Slow-Cooker Chickpeas

Now I know dried beans are cheap and good, and I do buy them from the bulk bin occasionally and take the time to cook them up. But not as much as I’d like. To make a pot of beans, you have to commit to being around for a while. You more or less have to watch the beans cook (and we all know what happens to a watched pot, right?), tasting them every 30 minutes to monitor their consistency, removing them from the heat when they’re neither too hard nor too soft. It’s hard to time this perfectly, since cooking time depends on the freshness of your beans, which you have no way of knowing.

You can use this recipe for pretty much any bean. The only important thing to note is that you shouldn’t add any salt til very near the end of cooking; it can cause your beans to remain hard.


Freshly Cooked Chickpeas
Makes about 3 1/2 cups

If you don’t have a slow cooker, you’ll just have to babysit your beans. After they’ve soaked, place them in a pot with a few inches of water to cover. Bring to a boil, then reduce the heat and simmer for 1-2 hours, until the chickpeas are very soft.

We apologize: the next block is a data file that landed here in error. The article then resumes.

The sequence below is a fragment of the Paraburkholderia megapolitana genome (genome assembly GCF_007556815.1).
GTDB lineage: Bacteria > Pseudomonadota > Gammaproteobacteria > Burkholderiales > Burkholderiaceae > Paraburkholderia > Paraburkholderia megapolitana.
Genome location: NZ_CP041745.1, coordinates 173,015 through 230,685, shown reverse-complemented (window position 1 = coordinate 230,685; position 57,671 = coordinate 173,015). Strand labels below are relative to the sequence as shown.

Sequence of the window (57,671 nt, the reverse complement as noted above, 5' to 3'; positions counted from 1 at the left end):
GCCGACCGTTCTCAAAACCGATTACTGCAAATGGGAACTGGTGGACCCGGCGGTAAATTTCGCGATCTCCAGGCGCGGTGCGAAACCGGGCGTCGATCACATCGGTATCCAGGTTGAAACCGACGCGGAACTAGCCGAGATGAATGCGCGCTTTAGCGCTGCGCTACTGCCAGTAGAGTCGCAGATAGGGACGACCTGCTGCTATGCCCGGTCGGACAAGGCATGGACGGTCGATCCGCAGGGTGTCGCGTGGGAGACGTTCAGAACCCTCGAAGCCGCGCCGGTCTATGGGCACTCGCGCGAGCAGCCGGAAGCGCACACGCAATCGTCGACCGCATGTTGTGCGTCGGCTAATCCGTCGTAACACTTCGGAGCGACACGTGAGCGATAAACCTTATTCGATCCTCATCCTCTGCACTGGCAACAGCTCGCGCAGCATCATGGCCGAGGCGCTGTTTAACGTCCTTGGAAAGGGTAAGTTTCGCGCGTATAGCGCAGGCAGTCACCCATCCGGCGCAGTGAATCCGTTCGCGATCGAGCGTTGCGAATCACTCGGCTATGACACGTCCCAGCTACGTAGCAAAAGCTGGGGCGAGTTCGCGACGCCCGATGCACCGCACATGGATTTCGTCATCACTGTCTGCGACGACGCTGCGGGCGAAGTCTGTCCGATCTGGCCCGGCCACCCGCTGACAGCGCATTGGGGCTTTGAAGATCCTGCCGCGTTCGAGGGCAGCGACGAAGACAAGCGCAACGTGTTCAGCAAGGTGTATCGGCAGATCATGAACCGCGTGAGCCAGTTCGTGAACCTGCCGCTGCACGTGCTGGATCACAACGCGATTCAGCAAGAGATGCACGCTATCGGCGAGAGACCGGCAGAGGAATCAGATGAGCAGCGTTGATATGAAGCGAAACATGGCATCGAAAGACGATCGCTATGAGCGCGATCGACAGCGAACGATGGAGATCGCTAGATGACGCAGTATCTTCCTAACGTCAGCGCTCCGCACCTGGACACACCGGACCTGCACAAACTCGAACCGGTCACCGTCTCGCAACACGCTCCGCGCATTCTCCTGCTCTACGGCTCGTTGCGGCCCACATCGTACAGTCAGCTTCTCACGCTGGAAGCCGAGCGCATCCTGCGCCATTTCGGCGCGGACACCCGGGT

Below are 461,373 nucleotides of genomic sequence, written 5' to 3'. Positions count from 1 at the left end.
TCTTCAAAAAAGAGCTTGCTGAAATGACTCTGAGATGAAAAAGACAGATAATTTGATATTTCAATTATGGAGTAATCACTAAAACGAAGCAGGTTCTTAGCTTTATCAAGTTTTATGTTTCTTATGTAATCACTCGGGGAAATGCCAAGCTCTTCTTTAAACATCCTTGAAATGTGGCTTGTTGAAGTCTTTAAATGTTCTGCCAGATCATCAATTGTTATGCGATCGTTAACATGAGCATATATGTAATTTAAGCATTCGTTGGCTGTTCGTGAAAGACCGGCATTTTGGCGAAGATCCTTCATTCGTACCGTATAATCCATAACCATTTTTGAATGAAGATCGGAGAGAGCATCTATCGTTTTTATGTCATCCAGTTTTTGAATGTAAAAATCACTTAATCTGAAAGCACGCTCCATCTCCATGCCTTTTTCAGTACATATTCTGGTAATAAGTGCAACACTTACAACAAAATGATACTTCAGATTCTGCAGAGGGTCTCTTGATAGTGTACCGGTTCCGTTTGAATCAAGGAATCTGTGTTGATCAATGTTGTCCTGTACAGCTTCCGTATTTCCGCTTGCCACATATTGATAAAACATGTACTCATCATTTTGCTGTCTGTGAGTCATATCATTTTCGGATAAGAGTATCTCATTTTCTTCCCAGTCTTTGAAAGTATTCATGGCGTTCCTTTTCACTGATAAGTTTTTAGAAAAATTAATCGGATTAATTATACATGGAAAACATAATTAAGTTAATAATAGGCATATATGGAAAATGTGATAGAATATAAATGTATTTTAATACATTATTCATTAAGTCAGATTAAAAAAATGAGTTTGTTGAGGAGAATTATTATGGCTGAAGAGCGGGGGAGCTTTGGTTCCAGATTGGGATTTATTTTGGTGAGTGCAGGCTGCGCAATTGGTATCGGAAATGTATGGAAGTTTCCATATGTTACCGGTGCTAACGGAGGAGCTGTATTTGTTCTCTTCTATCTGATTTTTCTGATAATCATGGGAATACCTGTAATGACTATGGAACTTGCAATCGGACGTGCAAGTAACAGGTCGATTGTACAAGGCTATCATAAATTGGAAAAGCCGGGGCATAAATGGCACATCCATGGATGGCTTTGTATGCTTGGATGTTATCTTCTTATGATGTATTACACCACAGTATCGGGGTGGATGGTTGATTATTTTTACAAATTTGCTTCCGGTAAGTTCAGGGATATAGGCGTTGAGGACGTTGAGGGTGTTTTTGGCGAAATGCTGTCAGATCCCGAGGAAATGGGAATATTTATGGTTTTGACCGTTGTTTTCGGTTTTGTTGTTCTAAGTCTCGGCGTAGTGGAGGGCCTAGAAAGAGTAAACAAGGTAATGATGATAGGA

1 1/3 cups dried chickpeas, soaked overnight*
2 cloves garlic
2 teaspoons olive oil
1/2 teaspoon salt

NOTE: If you’re trying to speed up the pace, you can skip the overnight soak. Instead, place the chickpeas in a pot, cover them with two inches of water, and bring to a boil. Turn off the water and let them sit for 1 hour. Then proceed with the recipe.

Place the soaked chickpeas, the garlic, and the olive oil in a slow-cooker. Add water to cover the chickpeas by at least 4 inches, then place the lid on and turn the slow-cooker to low. Cook for about 6 hours on high or 12 hours on low, until the chickpeas have almost no resistance when you bite into them. Add the salt, then cook until they’re completely soft. Turn off the slow cooker and drain the chickpeas, reserving the liquid in a bowl. (Store any extra chickpeas in their liquid in the fridge.)


  1. What are some things you can do with the liquid from soaking the beans? I am hesitant to through it out because I feel it contains both flavor and nutrients. Any ideas?

    • I’ll add some kale or chard and eat the beans as a sort of brothy soup. Grated parm is a great addition. Enjoy!

  2. A problem I am having is with the skins, they don’t come off when I’m cooking them. What could I be doing wrong?

  3. we do beans, including chickpeas, in a pressure cooker. the nice thing about that (besides speed) is the way they cook right through. we find chickpeas take about 40 minutes. some beans (black, black-eyed,…) take only 10 minutes at pressure. also brown rice and barley take just 10 minutes, and are yummy-perfect. you can add broth instead of water, and/or spices. i recommend a pressure cooker!

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